Voters back Labour's economic policies -- but don't trust Labour

Poll shows that public supports measures championed by Ed Balls, but still has more faith in Tory ec

If we didn't know it already, it has been confirmed again: George Osborne's decision to scrap the top rate of tax in tomorrow's Budget is going to be a very, very hard sell.

Today's Guardian/ICM poll reinforces the picture shown by every other poll on the subject -- voters back the 50p tax. It found that 67 per cent of voters want to retain the top rate, which applies to people earning over £150,000 a year. Particularly noteworthy is the strong support the 50p rate found among Conservative voters, with 65 per cent backing it. This is significantly more than the 45 per cent of Tory voters who expressed support for the top tax rate in Sunday's YouGov poll.

The line from the Treasury has been that despite the scrapping of the 50p tax rate (if it goes ahead), the Budget will make the rich pay. And ministers will be hoping the public believe them, because the overwhelming message from this poll is that voters want to hammer the rich. A total of 62 per cent said they would like to see new property taxes, such as the mansion tax on properties worth more than £1m. The policy, touted by Liberal Democrats, is not expected to be included in tomorrow's Budget.

The poll presents a mixed picture for Labour. The party can take heart from the fact that on the detail of policy, the public is behind them. Just 19 per cent of voters supported the Liberal Democrats' top priority of raising the personal allowance, compared with 23 per cent who support cuts to fuel duty and 30 per cent who back a VAT reduction, both policies championed by the shadow chancellor Ed Balls. Retaining the top rate of tax is another Labour policy with strong public support.

Even the broader aim of austerity is losing public support. Just nine per cent of respondents agreed with the statement that Osborne should "keep any extra money in order to pay off the deficit", while 19 per cent said that the single best thing he could do would be to relax his plans for spending and benefit cuts.

Yet this does not translate into support for Labour. The Tories regained a lead, with a top-line figure of 39 per cent (up three points), compared with Labour on 36 (down one) -- although it is worth noting that this is within the margin of error. Not only that, but despite Labour policies being in line with public opinion, the government retains a strong lead on economic competence. The poll found that 42 per cent trust Osborne and David Cameron, compared with just 25 per cent who prefer Balls and Ed Miliband -- a 17 point gap.

The Budget presents a serious political challenge for Osborne. It remains to be seen how much it will take for the public to turn away from the coalition.

Samira Shackle is a freelance journalist, who tweets @samirashackle. She was formerly a staff writer for the New Statesman.

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Theresa May is paying the price for mismanaging Boris Johnson

The Foreign Secretary's bruised ego may end up destroying Theresa May.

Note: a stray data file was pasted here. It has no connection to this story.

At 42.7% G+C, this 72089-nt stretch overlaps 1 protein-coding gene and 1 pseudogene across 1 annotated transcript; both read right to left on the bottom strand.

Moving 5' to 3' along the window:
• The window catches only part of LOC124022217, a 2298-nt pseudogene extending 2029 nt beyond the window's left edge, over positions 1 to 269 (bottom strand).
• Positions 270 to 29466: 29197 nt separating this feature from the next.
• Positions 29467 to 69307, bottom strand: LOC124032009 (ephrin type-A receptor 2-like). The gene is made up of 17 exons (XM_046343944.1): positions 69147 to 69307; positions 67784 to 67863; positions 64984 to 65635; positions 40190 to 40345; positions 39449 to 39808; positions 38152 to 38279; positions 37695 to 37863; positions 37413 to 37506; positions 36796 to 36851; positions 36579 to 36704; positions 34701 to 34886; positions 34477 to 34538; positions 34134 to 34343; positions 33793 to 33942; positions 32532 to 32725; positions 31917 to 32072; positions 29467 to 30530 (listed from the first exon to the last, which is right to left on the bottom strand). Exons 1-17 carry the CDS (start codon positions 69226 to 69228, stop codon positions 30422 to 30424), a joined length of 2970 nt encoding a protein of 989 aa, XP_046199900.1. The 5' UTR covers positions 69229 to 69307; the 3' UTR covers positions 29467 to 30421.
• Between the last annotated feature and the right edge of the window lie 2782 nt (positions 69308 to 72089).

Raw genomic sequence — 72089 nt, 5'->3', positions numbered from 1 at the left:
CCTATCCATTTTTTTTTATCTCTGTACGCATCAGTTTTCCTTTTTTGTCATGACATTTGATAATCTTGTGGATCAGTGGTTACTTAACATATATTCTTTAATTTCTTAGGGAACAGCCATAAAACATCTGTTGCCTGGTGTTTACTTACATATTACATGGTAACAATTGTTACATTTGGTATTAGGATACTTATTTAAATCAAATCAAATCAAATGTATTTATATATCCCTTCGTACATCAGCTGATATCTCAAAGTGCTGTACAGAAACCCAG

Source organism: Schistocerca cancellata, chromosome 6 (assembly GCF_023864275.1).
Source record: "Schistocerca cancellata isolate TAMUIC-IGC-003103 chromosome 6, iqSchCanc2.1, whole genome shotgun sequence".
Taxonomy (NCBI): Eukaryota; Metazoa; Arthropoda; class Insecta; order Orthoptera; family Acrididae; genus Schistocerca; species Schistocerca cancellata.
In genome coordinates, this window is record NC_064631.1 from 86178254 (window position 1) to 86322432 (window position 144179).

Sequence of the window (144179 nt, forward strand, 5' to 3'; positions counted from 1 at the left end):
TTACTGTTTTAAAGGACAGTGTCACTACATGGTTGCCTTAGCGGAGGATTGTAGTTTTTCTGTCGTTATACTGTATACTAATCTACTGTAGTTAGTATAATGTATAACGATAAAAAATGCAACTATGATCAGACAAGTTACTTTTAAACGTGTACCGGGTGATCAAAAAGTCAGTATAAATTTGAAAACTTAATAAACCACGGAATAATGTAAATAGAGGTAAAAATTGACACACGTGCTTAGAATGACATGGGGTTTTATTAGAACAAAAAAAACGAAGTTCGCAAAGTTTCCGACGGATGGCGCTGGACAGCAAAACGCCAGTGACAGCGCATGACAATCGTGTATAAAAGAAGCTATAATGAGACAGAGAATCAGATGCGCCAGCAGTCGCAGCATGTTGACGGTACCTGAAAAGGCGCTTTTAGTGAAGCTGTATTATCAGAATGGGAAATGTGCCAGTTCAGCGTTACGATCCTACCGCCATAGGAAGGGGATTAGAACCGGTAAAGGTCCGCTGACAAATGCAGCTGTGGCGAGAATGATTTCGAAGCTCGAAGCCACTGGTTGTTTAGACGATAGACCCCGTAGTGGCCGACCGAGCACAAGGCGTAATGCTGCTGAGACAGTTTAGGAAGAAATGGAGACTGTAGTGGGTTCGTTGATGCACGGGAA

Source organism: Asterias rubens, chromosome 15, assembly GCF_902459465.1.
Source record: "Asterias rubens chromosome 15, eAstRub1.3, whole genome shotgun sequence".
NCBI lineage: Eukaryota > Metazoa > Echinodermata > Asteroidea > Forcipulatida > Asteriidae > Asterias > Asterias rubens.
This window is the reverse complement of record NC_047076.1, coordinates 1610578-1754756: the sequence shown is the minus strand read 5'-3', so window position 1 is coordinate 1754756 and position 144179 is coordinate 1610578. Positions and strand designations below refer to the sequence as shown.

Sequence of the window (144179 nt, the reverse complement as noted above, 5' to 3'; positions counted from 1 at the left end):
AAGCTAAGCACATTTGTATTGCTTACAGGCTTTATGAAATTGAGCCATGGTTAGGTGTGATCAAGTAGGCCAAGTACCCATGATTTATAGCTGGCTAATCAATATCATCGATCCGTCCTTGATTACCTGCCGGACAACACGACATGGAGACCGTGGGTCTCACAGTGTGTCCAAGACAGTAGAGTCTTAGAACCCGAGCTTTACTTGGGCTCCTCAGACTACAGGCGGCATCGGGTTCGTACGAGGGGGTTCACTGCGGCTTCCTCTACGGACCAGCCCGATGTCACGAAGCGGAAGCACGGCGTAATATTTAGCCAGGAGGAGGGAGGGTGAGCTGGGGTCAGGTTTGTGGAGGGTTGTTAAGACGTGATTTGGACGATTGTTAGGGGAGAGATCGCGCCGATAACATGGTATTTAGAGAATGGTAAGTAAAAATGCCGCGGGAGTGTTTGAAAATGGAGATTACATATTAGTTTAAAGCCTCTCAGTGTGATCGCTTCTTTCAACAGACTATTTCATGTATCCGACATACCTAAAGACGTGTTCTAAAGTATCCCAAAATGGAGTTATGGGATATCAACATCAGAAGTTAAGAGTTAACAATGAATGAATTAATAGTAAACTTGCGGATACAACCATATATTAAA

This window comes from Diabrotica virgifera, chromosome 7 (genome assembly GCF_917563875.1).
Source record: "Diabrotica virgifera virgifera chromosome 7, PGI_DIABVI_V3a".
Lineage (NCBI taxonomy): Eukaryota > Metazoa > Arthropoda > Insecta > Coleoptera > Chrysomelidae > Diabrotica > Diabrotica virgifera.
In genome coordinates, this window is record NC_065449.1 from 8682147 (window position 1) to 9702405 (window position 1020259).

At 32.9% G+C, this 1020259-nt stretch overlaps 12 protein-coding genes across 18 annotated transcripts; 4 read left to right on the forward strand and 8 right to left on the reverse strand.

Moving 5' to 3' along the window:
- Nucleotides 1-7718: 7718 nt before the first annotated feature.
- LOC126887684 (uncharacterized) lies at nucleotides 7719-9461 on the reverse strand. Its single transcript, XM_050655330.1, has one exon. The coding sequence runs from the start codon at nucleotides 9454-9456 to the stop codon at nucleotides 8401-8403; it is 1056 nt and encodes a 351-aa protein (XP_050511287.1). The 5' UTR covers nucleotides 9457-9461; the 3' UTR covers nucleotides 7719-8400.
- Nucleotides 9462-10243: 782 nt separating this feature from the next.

And to think that Theresa May scheduled her big speech for this Friday to make sure that Conservative party conference wouldn’t be dominated by the matter of Brexit. Now, thanks to Boris Johnson, it won’t just be her conference, but Labour’s, which is overshadowed by Brexit in general and Tory in-fighting in particular. (One imagines that the Labour leadership will find a way to cope somehow.)

May is paying the price for mismanaging Johnson during her period of political hegemony after she became leader. After he was betrayed by Michael Gove and lacking any particular faction in the parliamentary party, she brought him back from the brink of political death by making him Foreign Secretary, but also used her strength and his weakness to shrink his empire.

The Foreign Office had its responsibility for negotiating Brexit hived off to the newly-created Department for Exiting the European Union (Dexeu) and for navigating post-Brexit trade deals to the Department of International Trade. Johnson was given control of one of the great offices of state, but with no responsibility at all for the greatest foreign policy challenge since the Second World War.

Adding to his discomfort, the new Foreign Secretary was regularly the subject of jokes from the Prime Minister and cabinet colleagues. May likened him to a dog that had to be put down. Philip Hammond quipped about him during his joke-fuelled 2017 Budget. All of which gave Johnson’s allies the impression that Johnson-hunting was a licensed sport as far as Downing Street was concerned. He was then shut out of the election campaign and has continued to be a marginalised figure even as the disappointing election result forced May to involve the wider cabinet in policymaking.

His sense of exclusion from the discussions around May’s Florence speech only added to his sense of isolation. May forgot that if you aren’t going to kill, don’t wound: now, thanks to her lost majority, she can’t afford to put any of the Brexiteers out in the cold, and Johnson is once again where he wants to be: centre-stage. 

Stephen Bush is special correspondent at the New Statesman. His daily briefing, Morning Call, provides a quick and essential guide to domestic and global politics.